Report: 46,000 jobs given to migrants before local Brits every year

- Posted in United Kingdom by Visa Bureauon 12 November 2008

A new report shows that annually 46,000 jobs are offered to immigrants before Brits have the chance to take up the opportunity first. 

The study, spearheaded by a cross-party group lobbying for Balanced Migration, found that these jobs often include higher-end salaries and skilled positions. 

Mr Field appealed to Home Secretary Jacqui Smith to ensure all job opportunities are advertised to British citizens, especially during the recession.  Further, he urged the government to require all skilled migrants on work permits to organise a job in the UK before entering its borders.

Mr Field and Nicholas Soames, Balanced Migration's joint chairman, released a joint statement saying the Government is not working hard enough to ensure its policy of “British jobs for British workers”. 

"Everyone knew that the Government could do nothing to stop EU citizens from applying for UK jobs. What isn’t known is that, for the last few years, tens of thousands of non-EU citizens have been given jobs in the UK - and there has been no obligation for any of these jobs to be advertised here first," they said.

Yesterday, the Government released the amended shortage occupation list, which is devised by a panel of experts and represents those jobs that cannot be filled by local British workers.  The list will form a crucial part of the Tier 2 of the new UK immigration system that will go live on 27 November this year.  Only those jobs that are in need of foreign workers will appear on the list, so that the Home Office can protect the job opportunities of local British residents from the effects of unnecessary migration.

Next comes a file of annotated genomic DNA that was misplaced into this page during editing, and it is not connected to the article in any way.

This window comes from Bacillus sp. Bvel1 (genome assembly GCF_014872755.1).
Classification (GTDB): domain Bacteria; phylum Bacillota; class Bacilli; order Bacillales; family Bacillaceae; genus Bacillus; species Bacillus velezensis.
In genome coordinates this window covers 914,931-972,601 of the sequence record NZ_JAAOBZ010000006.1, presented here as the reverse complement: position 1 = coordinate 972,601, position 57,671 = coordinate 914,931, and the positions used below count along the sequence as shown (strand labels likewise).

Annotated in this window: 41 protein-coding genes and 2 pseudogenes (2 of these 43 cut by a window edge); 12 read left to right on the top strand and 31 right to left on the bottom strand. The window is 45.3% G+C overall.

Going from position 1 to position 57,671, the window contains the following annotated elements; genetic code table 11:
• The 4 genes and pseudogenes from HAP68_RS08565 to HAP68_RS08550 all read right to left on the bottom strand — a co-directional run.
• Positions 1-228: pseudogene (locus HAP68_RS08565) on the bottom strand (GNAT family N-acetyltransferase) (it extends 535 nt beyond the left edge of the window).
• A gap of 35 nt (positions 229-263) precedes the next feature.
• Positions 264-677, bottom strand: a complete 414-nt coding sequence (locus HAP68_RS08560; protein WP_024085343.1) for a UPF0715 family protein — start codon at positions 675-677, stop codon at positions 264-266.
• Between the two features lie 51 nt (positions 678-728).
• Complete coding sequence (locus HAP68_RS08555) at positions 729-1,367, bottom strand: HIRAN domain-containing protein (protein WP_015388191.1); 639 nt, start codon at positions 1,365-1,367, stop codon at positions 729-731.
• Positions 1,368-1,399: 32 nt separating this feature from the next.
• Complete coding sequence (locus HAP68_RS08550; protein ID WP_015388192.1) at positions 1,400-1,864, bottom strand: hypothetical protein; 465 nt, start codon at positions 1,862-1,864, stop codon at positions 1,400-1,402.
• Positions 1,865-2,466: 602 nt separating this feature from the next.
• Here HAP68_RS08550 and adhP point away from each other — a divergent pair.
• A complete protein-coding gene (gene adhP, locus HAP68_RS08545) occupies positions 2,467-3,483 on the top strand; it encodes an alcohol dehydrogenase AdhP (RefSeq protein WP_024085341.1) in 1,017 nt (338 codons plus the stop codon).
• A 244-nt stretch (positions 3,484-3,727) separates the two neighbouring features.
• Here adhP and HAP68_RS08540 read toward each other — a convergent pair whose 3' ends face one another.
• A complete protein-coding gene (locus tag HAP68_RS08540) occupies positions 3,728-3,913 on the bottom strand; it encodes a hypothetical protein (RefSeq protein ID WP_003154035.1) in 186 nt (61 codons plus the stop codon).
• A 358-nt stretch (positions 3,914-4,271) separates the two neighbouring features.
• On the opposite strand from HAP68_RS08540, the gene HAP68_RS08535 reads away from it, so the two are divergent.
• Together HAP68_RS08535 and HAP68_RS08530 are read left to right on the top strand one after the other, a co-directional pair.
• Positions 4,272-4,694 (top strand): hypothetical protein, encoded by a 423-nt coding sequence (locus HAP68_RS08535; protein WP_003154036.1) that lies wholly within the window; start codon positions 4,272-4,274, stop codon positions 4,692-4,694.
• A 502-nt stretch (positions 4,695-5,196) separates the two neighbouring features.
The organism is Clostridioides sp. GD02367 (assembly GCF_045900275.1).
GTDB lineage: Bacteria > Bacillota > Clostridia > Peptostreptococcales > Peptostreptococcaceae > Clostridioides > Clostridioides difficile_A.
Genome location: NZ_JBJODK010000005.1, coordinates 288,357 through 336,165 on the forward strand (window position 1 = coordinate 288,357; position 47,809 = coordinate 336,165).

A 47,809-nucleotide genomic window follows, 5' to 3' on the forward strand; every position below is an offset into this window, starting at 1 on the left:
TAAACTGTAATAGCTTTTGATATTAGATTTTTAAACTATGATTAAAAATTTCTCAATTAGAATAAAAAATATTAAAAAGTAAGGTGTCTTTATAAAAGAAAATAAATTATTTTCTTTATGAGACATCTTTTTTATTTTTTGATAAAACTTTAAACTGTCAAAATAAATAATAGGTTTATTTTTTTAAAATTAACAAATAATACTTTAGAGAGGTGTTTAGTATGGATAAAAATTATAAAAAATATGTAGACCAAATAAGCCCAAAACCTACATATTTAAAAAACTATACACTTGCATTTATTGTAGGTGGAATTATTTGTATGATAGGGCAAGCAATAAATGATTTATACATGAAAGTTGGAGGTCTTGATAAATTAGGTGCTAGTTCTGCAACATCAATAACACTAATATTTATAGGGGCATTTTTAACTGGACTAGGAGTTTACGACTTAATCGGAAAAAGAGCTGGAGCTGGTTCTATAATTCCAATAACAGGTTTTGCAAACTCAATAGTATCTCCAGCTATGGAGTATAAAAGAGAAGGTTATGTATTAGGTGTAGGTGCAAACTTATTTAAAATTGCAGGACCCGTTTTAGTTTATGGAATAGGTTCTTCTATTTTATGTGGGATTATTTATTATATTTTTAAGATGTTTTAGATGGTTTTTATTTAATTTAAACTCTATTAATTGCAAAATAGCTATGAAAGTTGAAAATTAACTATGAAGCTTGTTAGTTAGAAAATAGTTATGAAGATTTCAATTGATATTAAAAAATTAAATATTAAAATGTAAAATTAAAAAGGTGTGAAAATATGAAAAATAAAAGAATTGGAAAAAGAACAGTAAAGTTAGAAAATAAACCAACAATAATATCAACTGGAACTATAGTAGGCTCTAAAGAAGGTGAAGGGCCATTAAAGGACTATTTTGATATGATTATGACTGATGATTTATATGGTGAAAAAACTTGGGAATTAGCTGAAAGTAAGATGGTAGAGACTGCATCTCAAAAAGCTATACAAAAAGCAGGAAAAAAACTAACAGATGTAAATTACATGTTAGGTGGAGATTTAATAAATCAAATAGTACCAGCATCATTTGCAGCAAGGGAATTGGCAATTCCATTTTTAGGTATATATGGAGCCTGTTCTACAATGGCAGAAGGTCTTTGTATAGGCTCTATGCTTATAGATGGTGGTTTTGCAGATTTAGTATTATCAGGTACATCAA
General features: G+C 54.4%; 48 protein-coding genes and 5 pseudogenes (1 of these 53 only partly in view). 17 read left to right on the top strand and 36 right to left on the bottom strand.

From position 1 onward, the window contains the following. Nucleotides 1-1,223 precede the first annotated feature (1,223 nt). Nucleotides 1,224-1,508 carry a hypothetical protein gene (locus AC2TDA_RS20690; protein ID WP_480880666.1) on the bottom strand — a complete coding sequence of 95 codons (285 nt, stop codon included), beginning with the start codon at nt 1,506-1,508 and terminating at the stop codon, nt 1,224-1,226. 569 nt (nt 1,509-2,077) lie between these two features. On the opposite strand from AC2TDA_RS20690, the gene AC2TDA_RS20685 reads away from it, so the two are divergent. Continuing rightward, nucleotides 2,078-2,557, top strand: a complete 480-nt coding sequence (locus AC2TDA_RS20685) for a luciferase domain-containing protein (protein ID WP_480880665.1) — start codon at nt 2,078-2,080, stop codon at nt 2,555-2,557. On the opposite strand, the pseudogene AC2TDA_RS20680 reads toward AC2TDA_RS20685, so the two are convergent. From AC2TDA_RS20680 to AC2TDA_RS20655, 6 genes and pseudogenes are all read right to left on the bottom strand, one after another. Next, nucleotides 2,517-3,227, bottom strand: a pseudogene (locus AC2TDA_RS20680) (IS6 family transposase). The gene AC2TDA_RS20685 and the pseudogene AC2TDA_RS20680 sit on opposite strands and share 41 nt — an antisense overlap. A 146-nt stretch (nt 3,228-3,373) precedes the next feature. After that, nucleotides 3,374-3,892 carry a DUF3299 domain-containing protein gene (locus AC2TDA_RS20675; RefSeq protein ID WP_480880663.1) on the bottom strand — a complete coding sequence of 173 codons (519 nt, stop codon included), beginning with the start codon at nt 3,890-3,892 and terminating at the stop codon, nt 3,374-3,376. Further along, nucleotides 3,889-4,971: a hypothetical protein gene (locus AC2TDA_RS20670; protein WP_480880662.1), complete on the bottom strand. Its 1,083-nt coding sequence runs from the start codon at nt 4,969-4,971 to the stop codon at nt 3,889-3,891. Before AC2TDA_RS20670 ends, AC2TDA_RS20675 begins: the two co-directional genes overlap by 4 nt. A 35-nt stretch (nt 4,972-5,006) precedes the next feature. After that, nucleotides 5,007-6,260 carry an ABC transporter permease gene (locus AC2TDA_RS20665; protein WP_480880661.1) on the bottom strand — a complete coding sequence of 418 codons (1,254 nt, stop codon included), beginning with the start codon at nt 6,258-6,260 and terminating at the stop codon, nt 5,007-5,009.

The new list has been reduced by 200,000 occupations so that now only 800,000 occupations are available for migrant workers.  Any companies wishing to hire workers in an occupation not listed will have to pass a Resident Labour Market test by proving they cannot fill the job with local workers.  

Border and Immigration Minister Phil Woolas said the new Australian-style system allows the Government to remain reflexive to market conditions and consider population trends, so that immigration will not affect the prospects and livelihood of British residents.

"Had the points system been in place last year there would have been 12 per cent fewer people coming in to work through the equivalent work permit route.  On top of this, the strict new shortage list means 200,000 fewer jobs are available via the shortage occupation route," Mr Woolas said in a statement.

The UK Visa Bureau is an independent consulting company specialising in UK visa and immigration services.

Article by Jessica Bird, UK Visa Bureau.